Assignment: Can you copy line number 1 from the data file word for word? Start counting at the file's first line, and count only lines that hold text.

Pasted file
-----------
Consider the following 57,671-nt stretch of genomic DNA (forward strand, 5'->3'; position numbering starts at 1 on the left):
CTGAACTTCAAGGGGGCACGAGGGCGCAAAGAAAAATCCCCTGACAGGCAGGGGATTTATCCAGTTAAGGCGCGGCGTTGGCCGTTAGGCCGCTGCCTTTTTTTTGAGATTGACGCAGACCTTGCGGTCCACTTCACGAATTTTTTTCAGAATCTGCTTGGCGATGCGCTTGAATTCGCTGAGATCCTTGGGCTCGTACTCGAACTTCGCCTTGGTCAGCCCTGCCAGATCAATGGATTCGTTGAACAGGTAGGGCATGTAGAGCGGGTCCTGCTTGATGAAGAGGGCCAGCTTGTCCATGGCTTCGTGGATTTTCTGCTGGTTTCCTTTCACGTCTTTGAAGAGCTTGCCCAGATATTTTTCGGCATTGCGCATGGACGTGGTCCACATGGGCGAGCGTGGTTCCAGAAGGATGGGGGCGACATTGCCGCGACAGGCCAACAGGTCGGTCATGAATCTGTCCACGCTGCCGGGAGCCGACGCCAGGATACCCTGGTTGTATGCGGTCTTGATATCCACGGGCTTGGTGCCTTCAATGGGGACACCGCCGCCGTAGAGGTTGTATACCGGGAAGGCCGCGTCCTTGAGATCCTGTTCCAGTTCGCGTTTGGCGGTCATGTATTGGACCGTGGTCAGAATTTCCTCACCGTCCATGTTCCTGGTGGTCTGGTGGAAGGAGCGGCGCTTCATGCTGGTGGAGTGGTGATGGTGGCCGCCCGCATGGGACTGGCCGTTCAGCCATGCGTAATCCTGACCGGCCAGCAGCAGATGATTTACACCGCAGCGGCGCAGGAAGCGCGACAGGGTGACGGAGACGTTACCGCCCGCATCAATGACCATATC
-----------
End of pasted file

Consider the following 57,671-nt stretch of genomic DNA (forward strand, 5'->3'; position numbering starts at 1 on the left):